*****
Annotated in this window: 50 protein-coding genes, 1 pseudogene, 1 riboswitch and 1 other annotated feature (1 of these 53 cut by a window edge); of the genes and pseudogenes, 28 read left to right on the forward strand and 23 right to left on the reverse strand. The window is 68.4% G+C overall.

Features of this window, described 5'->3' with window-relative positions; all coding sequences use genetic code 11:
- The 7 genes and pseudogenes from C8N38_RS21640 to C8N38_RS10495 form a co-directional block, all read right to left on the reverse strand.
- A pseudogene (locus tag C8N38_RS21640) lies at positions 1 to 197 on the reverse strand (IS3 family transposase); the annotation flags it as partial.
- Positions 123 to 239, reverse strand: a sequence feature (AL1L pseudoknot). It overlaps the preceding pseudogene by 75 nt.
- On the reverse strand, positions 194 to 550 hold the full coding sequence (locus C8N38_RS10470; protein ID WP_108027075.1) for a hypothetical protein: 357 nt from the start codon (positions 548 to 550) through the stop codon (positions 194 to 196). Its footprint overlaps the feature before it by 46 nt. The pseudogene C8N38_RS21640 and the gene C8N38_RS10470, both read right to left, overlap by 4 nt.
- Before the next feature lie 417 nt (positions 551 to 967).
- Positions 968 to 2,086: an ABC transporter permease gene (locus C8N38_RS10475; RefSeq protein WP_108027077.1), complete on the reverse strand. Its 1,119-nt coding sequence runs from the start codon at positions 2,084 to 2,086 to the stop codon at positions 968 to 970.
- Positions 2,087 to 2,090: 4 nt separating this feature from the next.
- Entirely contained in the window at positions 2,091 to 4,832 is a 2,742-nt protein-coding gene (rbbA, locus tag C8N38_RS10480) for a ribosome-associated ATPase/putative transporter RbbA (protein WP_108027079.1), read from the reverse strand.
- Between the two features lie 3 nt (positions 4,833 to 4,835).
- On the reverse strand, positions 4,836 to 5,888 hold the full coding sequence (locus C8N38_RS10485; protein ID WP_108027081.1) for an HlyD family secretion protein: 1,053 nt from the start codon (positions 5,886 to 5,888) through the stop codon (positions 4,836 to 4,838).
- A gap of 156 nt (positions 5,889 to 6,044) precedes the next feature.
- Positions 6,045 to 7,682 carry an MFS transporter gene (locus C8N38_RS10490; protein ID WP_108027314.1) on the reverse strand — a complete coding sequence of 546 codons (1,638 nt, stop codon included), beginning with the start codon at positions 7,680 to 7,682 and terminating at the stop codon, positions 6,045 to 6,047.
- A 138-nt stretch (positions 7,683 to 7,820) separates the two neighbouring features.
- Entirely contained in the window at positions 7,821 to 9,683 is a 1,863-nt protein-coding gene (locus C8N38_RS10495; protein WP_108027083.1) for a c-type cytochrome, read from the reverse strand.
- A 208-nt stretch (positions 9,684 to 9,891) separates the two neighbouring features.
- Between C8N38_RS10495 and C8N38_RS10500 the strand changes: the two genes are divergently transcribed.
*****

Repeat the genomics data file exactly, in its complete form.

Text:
Annotated in this window: 50 protein-coding genes, 1 pseudogene, 1 riboswitch and 1 other annotated feature (1 of these 53 cut by a window edge); of the genes and pseudogenes, 28 read left to right on the forward strand and 23 right to left on the reverse strand. The window is 68.4% G+C overall.

Features of this window, described 5'->3' with window-relative positions; all coding sequences use genetic code 11:
- The 7 genes and pseudogenes from C8N38_RS21640 to C8N38_RS10495 form a co-directional block, all read right to left on the reverse strand.
- A pseudogene (locus tag C8N38_RS21640) lies at positions 1 to 197 on the reverse strand (IS3 family transposase); the annotation flags it as partial.
- Positions 123 to 239, reverse strand: a sequence feature (AL1L pseudoknot). It overlaps the preceding pseudogene by 75 nt.
- On the reverse strand, positions 194 to 550 hold the full coding sequence (locus C8N38_RS10470; protein ID WP_108027075.1) for a hypothetical protein: 357 nt from the start codon (positions 548 to 550) through the stop codon (positions 194 to 196). Its footprint overlaps the feature before it by 46 nt. The pseudogene C8N38_RS21640 and the gene C8N38_RS10470, both read right to left, overlap by 4 nt.
- Before the next feature lie 417 nt (positions 551 to 967).
- Positions 968 to 2,086: an ABC transporter permease gene (locus C8N38_RS10475; RefSeq protein WP_108027077.1), complete on the reverse strand. Its 1,119-nt coding sequence runs from the start codon at positions 2,084 to 2,086 to the stop codon at positions 968 to 970.
- Positions 2,087 to 2,090: 4 nt separating this feature from the next.
- Entirely contained in the window at positions 2,091 to 4,832 is a 2,742-nt protein-coding gene (rbbA, locus tag C8N38_RS10480) for a ribosome-associated ATPase/putative transporter RbbA (protein WP_108027079.1), read from the reverse strand.
- Between the two features lie 3 nt (positions 4,833 to 4,835).
- On the reverse strand, positions 4,836 to 5,888 hold the full coding sequence (locus C8N38_RS10485; protein ID WP_108027081.1) for an HlyD family secretion protein: 1,053 nt from the start codon (positions 5,886 to 5,888) through the stop codon (positions 4,836 to 4,838).
- A gap of 156 nt (positions 5,889 to 6,044) precedes the next feature.
- Positions 6,045 to 7,682 carry an MFS transporter gene (locus C8N38_RS10490; protein ID WP_108027314.1) on the reverse strand — a complete coding sequence of 546 codons (1,638 nt, stop codon included), beginning with the start codon at positions 7,680 to 7,682 and terminating at the stop codon, positions 6,045 to 6,047.
- A 138-nt stretch (positions 7,683 to 7,820) separates the two neighbouring features.
- Entirely contained in the window at positions 7,821 to 9,683 is a 1,863-nt protein-coding gene (locus C8N38_RS10495; protein WP_108027083.1) for a c-type cytochrome, read from the reverse strand.
- A 208-nt stretch (positions 9,684 to 9,891) separates the two neighbouring features.
- Between C8N38_RS10495 and C8N38_RS10500 the strand changes: the two genes are divergently transcribed.